This sounds like our kind of crazy. That being said, given border crossings, rental cars, and the out-there nature of the trip, I am seriously considering soliciting the assistance of a travel agent, despite the pride I take in planning our trips.

So while we still are iffy on appetizers, we are far less iffy on where we're going afterward. And frankly, the idea that our honeymoon will consist of an orgy of nature on land, in the air, and underwater, is pretty much perfect!

Wednesday, March 16, 2011

Biting the Cheap European Bullet

Midway through week 3 of rifling through the goodwill bags looking for something I could get away with wearing, I caved and went to H&M. I simply had to admit that I had run out of clothing and that, despite the Saturday Night Live sketched of my youth advising me that most fit problems could be solved with "cinching," I had few alternatives to actually replenishing my wardrobe.

However, since I had been burned before and now have an unfortunate number of unsalvageable skirts in sizes I won't be again, I decided to do the honorable thing and go to the cheapest store in the mall to buy two things: one black skirt, one tan skirt. I figured between those and my one pair of jeans, I could be ok until June.

Oh dear, I forgot how unpleasant it is to shop at H&M. If attention deficit has a mascot, it would be this clothing store. I have a lot to say about "kids today," but if the layout of this store is any indication of how their brains work, please excuse me because I am way behind on my Mandarin lessons. There is no rhyme or reason to the store and no salespeople to answer questions. A reluctant shopper like me has to navigate by color.

And boy is this clothing cheap. I have shopped at H&M over the years for disposable clothing (and I was extremely sad to notice last summer that my favorite piece, a simple khaki skirt that had seen me through many an island vacation, was literally threadbare), but the quality is really appalling. Nevermind, I was there to buy temporary clothing. Something to get me from my current shape to my final shape without looking like I was wearing sacks.

And luckily, there were skirts. Mostly plain skirts. Tailored in such a way that not a centimeter of fabric was wasted. I gathered up as many as I could find in as many sizes as I could possibly be, and tried them on. For much of my life, I bought the smaller size as an aspiration and ended up squeezing myself into horribly undersized garments. Of late, I have attempted to correct these years of mistake-making and buy the size that actually fits. I considered this admirable until it dawned on me that I was, actually, losing weight and the clothing of right now only remained so about a month and a half. So I bought two skirts that barely fit right now, but that will fit perfectly in 5 pounds and won't stop fitting for another 15 or so - and that's about how much I have left to lose.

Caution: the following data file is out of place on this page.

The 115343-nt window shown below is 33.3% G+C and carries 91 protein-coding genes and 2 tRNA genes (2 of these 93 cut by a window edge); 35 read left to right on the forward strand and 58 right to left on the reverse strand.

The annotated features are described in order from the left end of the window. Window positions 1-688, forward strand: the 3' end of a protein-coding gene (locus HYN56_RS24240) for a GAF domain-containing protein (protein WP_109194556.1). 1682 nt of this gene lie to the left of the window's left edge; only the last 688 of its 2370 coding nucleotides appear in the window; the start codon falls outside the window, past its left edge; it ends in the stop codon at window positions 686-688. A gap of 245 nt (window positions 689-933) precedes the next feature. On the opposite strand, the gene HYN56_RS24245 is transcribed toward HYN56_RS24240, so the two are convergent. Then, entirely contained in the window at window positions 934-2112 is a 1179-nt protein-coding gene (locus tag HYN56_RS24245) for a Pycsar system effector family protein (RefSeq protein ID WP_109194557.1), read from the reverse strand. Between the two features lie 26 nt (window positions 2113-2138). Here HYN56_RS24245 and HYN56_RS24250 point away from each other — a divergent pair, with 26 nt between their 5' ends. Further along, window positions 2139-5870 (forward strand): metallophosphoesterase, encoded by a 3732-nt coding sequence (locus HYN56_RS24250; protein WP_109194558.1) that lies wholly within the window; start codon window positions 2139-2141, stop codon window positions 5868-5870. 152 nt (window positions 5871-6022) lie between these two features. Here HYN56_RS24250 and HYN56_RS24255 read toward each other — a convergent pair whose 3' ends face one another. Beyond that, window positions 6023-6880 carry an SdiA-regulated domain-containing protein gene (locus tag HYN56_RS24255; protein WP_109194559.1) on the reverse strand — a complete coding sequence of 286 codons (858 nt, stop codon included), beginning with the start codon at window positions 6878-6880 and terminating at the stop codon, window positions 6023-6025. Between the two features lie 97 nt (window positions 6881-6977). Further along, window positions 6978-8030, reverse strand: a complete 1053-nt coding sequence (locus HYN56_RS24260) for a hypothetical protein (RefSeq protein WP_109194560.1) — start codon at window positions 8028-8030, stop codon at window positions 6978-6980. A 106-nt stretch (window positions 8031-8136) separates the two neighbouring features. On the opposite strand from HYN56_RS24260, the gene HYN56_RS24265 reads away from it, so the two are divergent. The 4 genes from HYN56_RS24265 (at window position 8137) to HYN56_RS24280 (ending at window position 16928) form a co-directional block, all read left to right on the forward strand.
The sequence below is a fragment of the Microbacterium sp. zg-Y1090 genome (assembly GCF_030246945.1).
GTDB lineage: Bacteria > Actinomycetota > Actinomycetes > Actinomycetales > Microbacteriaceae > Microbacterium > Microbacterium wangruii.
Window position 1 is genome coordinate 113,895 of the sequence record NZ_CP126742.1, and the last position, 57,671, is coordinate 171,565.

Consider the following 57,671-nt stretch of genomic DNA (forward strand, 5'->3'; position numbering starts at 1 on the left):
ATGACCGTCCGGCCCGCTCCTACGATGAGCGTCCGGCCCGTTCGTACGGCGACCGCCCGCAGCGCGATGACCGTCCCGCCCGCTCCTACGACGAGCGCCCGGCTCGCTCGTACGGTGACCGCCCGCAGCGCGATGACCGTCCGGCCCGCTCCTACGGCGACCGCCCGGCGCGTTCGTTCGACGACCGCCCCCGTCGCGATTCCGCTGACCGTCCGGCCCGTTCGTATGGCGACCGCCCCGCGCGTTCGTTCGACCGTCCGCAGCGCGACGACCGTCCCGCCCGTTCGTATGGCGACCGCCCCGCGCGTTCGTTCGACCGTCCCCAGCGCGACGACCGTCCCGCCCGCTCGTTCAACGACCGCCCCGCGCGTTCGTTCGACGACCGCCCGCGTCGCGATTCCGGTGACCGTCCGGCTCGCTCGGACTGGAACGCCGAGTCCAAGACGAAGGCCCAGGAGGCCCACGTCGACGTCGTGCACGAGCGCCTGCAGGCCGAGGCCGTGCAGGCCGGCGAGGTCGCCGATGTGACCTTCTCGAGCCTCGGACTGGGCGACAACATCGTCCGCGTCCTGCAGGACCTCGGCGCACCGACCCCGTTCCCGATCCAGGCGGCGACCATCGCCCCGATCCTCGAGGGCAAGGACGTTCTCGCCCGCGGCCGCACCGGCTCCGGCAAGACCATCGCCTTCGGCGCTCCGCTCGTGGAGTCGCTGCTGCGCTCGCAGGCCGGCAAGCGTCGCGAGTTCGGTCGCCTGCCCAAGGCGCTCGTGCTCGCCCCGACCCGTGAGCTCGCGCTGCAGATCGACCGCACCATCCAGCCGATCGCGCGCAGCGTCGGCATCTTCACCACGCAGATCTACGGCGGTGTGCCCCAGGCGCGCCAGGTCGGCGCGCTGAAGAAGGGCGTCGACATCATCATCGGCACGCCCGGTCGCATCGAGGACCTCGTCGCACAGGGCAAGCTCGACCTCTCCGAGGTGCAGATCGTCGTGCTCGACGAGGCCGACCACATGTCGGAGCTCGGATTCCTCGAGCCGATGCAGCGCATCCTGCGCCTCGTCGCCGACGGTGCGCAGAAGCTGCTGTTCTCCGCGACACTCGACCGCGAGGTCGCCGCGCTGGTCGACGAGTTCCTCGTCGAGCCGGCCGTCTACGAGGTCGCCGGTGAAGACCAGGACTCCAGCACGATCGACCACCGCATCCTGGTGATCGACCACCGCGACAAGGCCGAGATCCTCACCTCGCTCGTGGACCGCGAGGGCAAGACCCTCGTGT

I hope when next I must wardrobe augment, I'm in the financial position to skip H&M, but for the moment, I am inordinately pleased that for $50 I can avoid looking slovenly and aesthetically lazy.

Friday, March 11, 2011

Pour Some Saccharin On Me

This weekend, we will celebrate out 14th anniversary, and the last anniversary we'll celebrate unmarried. Strange to say, I have mixed emotions.

Yes, I am very much looking forward to being Mrs. Devoted Partner, but I've been saying for years that I don't like the idea of renumbering our anniversaries. October of 2012 won't see our first anniversary, it will see our 15 1/2, more or less.

Conventional wisdom, coupled with conventional scare tactics, dictates that Everything Changes (TM) once you get married. Obviously, I'm not buying that. And while it sounds pretty macho to say that we've been married in all but name for years, that does diminish the importance of deciding to legally wed, and I'm not into that either.

As we go through the massive checklist of wedding needs, I realize that the devoted partner moniker is more than just cutesy. For all the years when I felt the term boyfriend was insufficient and referred to him as my partner, apparently it wasn't just vanity. When we joke about being willful and stubborn enough to work through the problems we encounter in the future, beneath that joking is the knowledge that we have worked long and we have worked hard at this partnership and that's what will enable us to weather the unavoidable storms of a lifetime together.

Happy anniversary to my devoted partner from his devoted partner.

Tuesday, March 8, 2011

Unexpected Consequences

At this time yesterday, I was merely excited to have finished my first self-designed sweater.

Today? Well today I have test knitters and patterns to write in different sizes. My little sweater got a really nice reception and other people want to make it. Imagine that!

I remember when I was in elementary school, the hot topic among educators was the achievement gulf in math and science between boys and girls. I went to a fairly stellar school that was both highly demanding and highly nurturing, but it was still apparent that, by the time students reached high school, math and science were a boy's club. And much as I wish I had been the exception to the rule, I wasn't. I made decent enough grades (ok, well maybe not in advanced chemistry, sorry Ms. N), but my heart wasn't in it. And it had been earlier on. Whether or not it was the style of teaching is something I don't feel fit to judge, I only know that if the choices were between Moby Dick and plotting something on a graph, I chose the former (even though I didn't actually like Moby Dick).

Fast forward to adulthood. An adulthood that did not have the benefit of a single math or hard science course in college. And where did I end up?